Matthew 17:9. Ὅραμα] the thing seen, spectaculum. Acts 7:31; Sir 43:1; Xen. Cyr. iii. 3. 66; de re equestr. ix. 4; Dem. 1406. 26; Pollux, ii. 54; used in the LXX. with reference to whatever is seen in vision by a prophet.

ἐκ νεκρῶν] from Sheol, as the abode τῶν νεκρῶν. On the omission of the article, see Winer, p. 117 [E. T. 153]. The reason of the prohibition can only be the same as in Matthew 16:20, where see note. According to the mythical view (see observations after Matthew 17:12), it was intended to explain the circumstance of a narrative composed in a later age, and, nevertheless, one which proceeded from the three witnesses.

Matthew 17:9-13. Conversation while descending the hill.

9. the vision] = “what things they had seen” (Mark); “those things which they had seen” (Luke).

Matthew 17:9. Μηδενὶ, to no one) not even to their fellow-disciples.—ἕως οὗ, κ.τ.λ.,. until, etc.) After His resurrection they did mention it; see 2 Peter 1:18. St Matthew also recorded it, although he had not been present.—ἀναδτῇ, have risen) The glory of the resurrection rendered this previous manifestation more credible.

Verse 9. - As they came down from the mountain. The Transfiguration is supposed to have taken place at night, and the following conversation to have passed in the early morning of the next day. Tell the vision (τὸ ὅραμα, what bad been seen) to no man. This was a strict and formal command. The chosen three were at present not to mention the occurrence to anyone, not even to their fellow disciples. Possibly these would hardly have believed the marvellous tale, and their unbelief would have hardened their heart; or, if they fully credited it, they might have been jealous of the preference shown to some of their company. At any rate, neither they nor others were prepared to receive the great lesson of the scene - that the old covenant had done its work, that the Law and the prophets were superseded and must make way for the new dispensation. Had the story been divulged to the people generally, they would have stumbled at the cross and Passion, which would seem no fitting sequel to this glory (see on Matthew 16:20). Until the Son of man be risen again (ἀναστῇ) from the dead. When this great event happened and was known to be the fact, there could be no doubt that Christ was God, and the tale of the Transfiguration would no longer be incredible. Thomas's confession, "My Lord and my God," would be echoed in the heart and conscience of all disciples. St. Luke, though he does not mention Christ's injunction, notifies that it was carefully observed, "They kept it close, and told no man in those days any of those things which they had seen." (These last words, οὐδὲν ω΅ν ἑώρακαν, explain what St. Matthew above calls "the vision," τὸ ὅραμα, the objective spectacle.) The compliance with the injunction shows that they understood something of the spiritual nature of the transaction. We may also note that the prohibition itself is presumptive evidence against the supposed mythical character of the vision. Matthew 17:9Vision (ὅραμα).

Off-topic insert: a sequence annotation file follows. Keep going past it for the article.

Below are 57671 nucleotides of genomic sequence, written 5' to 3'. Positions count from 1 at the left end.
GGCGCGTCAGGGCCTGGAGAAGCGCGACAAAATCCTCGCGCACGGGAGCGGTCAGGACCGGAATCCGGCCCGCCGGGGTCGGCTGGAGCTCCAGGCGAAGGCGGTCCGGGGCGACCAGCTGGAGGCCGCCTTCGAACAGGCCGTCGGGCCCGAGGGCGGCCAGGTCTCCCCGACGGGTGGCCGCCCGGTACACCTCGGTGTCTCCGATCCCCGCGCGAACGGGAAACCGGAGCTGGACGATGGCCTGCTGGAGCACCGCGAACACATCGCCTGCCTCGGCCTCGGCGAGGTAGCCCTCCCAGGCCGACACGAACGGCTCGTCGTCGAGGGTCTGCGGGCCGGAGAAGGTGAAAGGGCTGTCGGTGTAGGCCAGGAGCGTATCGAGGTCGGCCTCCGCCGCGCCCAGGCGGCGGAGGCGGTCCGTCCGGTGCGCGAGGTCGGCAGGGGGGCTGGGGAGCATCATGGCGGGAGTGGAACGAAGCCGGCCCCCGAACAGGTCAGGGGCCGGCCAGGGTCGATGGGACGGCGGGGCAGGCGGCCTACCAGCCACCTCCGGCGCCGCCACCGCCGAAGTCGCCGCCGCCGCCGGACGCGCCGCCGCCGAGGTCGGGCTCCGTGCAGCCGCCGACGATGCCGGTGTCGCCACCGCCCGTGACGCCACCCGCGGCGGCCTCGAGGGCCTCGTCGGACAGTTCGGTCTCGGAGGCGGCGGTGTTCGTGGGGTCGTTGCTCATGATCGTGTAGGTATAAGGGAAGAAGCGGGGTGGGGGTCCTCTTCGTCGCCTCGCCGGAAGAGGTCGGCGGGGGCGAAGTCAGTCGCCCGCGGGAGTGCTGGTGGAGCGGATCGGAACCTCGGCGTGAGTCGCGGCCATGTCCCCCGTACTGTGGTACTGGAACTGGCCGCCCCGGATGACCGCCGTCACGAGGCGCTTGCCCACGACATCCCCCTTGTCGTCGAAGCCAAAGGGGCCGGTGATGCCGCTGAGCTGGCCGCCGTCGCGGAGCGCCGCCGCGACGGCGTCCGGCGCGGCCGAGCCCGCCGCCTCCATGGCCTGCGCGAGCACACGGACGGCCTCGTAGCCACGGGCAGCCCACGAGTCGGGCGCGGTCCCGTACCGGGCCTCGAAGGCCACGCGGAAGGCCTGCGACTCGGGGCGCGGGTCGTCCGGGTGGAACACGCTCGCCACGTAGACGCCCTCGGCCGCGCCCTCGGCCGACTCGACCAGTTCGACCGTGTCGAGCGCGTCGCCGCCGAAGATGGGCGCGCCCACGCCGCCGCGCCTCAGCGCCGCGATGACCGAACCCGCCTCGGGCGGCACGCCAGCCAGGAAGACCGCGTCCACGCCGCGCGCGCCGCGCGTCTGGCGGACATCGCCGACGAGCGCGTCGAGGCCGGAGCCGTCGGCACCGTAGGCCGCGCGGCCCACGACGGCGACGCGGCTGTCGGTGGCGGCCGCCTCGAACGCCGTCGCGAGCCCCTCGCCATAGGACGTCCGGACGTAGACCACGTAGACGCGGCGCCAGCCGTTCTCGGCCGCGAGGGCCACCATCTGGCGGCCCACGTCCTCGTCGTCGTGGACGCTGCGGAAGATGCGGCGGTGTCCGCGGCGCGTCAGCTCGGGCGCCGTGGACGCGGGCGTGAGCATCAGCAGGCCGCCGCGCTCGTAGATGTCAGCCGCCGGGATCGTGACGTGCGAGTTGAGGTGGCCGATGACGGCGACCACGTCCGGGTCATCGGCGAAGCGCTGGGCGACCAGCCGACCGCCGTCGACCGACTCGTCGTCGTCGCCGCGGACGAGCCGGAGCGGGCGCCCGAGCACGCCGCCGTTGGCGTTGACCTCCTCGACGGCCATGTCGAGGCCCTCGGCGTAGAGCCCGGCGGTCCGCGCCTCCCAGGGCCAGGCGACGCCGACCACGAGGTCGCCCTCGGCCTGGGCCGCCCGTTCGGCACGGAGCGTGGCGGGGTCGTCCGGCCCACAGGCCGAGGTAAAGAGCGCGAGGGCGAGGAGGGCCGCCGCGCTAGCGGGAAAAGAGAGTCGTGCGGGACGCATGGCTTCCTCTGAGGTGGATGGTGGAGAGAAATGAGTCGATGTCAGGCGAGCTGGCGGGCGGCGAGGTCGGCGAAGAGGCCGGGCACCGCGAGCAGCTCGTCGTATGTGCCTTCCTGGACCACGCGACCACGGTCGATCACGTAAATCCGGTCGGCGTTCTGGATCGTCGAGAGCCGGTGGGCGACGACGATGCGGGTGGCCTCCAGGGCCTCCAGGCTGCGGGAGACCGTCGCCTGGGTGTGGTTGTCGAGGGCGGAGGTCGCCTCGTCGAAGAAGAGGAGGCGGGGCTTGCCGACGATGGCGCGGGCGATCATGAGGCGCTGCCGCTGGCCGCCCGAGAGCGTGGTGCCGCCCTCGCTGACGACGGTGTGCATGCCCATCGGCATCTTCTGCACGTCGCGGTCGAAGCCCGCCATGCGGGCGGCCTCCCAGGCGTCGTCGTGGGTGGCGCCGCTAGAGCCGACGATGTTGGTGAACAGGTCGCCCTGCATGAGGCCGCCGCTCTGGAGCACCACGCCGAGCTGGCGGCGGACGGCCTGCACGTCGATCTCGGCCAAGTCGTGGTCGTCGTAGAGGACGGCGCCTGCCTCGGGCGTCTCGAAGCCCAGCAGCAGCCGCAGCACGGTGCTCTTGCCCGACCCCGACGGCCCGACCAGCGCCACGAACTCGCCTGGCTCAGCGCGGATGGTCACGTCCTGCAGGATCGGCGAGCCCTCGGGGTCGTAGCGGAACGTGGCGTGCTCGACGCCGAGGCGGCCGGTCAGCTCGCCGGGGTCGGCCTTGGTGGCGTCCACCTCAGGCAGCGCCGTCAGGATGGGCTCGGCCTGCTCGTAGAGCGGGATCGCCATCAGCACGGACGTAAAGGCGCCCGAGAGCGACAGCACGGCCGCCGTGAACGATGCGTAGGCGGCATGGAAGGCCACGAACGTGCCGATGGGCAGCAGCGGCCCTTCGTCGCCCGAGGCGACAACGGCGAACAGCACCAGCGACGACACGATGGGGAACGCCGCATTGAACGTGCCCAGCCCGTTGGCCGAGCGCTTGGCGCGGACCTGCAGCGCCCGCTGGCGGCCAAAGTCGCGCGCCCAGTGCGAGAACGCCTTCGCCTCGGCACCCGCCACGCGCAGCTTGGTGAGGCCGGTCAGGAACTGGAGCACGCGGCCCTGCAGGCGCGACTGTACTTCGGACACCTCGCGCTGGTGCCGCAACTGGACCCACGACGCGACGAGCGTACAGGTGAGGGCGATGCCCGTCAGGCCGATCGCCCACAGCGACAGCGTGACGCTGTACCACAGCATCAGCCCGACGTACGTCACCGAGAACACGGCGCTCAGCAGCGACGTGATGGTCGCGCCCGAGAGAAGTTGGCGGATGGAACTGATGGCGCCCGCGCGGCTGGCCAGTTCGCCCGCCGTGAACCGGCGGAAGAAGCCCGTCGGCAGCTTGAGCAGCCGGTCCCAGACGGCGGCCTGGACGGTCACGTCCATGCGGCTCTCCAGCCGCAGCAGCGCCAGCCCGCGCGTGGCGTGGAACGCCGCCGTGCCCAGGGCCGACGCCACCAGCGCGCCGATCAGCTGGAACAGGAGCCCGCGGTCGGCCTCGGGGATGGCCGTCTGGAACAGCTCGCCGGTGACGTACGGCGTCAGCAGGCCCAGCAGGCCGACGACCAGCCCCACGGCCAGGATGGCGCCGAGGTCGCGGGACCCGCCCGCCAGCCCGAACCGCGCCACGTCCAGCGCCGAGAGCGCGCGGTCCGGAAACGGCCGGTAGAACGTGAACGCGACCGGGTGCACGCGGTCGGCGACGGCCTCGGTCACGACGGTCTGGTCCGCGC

The spectacle.